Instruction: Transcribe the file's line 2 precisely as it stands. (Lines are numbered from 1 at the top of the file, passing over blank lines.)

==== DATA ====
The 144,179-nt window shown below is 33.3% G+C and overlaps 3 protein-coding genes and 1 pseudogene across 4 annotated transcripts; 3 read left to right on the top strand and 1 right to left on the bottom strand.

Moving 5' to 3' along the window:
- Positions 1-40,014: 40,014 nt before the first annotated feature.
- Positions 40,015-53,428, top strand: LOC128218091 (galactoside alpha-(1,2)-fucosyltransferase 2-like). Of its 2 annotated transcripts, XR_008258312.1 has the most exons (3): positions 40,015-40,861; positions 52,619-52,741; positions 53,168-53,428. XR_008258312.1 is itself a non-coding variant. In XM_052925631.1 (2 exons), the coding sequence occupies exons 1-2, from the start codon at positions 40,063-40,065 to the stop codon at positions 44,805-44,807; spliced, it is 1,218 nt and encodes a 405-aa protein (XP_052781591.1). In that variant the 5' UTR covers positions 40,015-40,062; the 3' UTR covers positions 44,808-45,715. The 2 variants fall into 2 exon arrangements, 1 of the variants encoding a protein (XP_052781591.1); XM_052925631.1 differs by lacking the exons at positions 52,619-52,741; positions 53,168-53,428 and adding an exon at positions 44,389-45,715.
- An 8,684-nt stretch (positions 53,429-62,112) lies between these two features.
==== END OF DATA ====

Moving 5' to 3' along the window: